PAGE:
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DCO Welcomes Pat Ocasio, Bids Farewell to Jen Potts

By Brittney M. Brown, Defensive Cyber Operations

Pat Ocasio has an impressive track record. In 1997, she joined Program Executive Office Enterprise Information Systems (PEO EIS) as a product support contractor for the Transportation Information Systems program. Now, she’s an award-winning civilian and the new Deputy Project Manager (DPM) for Defensive Cyber Operations (DCO).

“I am sincerely excited about coming to DCO and having the opportunity to take on new challenges in support of such an essential mission,” said Ocasio. “I look forward to getting to know the staff and understanding where I can best support the needs of the organization.”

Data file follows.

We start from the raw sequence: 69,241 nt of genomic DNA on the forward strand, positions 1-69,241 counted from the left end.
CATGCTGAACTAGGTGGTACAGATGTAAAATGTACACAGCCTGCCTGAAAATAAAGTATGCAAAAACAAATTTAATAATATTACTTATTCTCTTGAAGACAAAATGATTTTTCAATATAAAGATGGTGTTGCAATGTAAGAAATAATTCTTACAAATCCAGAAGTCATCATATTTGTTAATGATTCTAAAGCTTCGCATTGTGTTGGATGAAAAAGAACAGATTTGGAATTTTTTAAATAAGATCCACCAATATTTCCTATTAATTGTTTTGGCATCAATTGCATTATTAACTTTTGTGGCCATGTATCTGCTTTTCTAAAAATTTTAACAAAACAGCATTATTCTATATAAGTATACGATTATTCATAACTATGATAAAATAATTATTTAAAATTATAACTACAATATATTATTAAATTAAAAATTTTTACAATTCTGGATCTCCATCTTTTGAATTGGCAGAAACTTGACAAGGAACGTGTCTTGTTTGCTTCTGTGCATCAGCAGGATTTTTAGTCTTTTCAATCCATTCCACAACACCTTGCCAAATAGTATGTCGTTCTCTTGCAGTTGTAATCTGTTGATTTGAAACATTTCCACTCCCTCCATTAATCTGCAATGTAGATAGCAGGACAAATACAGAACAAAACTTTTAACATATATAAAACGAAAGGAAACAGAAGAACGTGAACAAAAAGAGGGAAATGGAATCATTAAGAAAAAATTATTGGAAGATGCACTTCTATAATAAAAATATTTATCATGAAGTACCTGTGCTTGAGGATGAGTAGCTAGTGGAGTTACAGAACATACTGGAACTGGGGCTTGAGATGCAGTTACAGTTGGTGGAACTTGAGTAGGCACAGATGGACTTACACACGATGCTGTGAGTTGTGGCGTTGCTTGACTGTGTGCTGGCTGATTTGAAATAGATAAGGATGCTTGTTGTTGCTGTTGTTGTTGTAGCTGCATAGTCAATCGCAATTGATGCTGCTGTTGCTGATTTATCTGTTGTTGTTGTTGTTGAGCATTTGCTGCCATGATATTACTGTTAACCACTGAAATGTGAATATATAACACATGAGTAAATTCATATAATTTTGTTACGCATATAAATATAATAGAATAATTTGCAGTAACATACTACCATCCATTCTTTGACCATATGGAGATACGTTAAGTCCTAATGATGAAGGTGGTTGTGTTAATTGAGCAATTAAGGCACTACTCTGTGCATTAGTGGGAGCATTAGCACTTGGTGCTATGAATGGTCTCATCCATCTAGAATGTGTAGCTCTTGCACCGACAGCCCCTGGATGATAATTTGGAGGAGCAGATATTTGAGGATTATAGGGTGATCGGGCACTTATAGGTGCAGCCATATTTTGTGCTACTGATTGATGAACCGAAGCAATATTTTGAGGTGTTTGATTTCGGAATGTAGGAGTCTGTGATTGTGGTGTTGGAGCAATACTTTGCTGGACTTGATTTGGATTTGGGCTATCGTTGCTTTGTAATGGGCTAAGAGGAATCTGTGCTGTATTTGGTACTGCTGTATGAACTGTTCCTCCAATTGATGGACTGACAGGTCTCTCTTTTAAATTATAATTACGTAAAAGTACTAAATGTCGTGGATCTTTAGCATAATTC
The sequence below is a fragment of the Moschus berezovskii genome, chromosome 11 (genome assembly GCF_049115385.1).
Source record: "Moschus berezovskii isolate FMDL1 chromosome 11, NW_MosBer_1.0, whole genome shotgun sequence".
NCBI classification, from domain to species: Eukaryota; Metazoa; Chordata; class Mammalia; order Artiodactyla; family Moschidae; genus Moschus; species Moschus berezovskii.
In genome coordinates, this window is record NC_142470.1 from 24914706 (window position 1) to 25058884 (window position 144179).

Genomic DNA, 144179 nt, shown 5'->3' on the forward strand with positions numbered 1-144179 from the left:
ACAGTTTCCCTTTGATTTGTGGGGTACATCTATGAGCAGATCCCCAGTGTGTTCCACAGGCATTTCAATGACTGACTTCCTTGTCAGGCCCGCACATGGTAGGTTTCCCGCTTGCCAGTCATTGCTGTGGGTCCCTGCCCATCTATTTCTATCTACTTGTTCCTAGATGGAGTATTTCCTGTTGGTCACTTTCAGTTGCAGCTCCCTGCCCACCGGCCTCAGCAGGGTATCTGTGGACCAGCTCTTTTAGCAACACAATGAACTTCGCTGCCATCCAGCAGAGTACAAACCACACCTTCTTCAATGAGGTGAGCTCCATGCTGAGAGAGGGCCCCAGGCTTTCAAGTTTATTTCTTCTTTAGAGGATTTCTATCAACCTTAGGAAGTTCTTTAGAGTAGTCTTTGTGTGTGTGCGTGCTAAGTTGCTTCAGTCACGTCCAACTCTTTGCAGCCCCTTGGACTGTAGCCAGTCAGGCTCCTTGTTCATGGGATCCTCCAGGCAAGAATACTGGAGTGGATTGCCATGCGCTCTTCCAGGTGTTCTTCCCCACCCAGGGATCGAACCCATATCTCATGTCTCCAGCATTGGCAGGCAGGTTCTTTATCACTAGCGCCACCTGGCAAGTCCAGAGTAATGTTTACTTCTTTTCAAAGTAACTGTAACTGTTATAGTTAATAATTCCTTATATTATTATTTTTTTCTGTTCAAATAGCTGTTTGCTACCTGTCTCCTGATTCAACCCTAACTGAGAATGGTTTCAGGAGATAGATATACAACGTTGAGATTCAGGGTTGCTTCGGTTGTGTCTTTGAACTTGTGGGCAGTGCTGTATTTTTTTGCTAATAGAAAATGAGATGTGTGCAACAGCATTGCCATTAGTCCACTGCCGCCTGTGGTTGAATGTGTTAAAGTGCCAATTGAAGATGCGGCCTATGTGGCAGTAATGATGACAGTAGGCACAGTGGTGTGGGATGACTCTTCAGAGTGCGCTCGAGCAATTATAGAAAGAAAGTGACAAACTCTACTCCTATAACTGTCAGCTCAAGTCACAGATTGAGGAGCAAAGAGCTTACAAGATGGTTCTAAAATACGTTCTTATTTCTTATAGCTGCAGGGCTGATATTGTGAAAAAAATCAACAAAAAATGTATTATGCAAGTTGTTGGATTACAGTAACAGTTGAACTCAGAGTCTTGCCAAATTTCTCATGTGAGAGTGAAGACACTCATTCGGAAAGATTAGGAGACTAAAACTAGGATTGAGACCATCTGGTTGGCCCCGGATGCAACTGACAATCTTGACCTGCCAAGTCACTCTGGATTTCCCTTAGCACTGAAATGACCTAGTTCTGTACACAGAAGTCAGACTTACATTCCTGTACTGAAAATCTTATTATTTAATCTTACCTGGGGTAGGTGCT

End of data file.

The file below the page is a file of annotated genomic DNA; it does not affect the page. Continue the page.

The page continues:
Ocasio joins DCO after serving as DPM of Integrated Personnel and Pay System – Army (IPPS-A). She holds a bachelor’s degree in business management, as well as several program management certifications. In 2017, Ocasio received the John W. Macy, Jr. Award for demonstrated excellence in the leadership of civilian workforce.

Pat Ocasio
Pat Ocasio, Deputy Project Manager for Defensive Cyber Operations. (U.S. Army photo)

“Pat Ocasio joining the DCO team is definitely good fortune,” said Col. Harris, DCO project manager. “She’s a proven deputy who brings with her a wealth of knowledge and talent, and will without a doubt add value to DCO’s growing team.”

Ocasio’s new position was previously held by Jennifer Potts. Potts joined DCO in March 2018 and supported the program as both Acting DPM and Product Support Director. She holds a bachelor’s degree in professional aeronautics and a dual master’s degree in aeronautical science and business administration, with a minor in technical management.

As an Army civilian for 20 years, Potts has a strong background in Army Aviation and Army Acquisition. Before DCO, she served as Deputy Product Director in PEO Aviation, where she supported full-spectrum program management for a portfolio valued in excess of $1.5 billion. Her next assignment will be as DPM for Army Enterprise Systems Integration Program (AESIP).

Jennifer Potts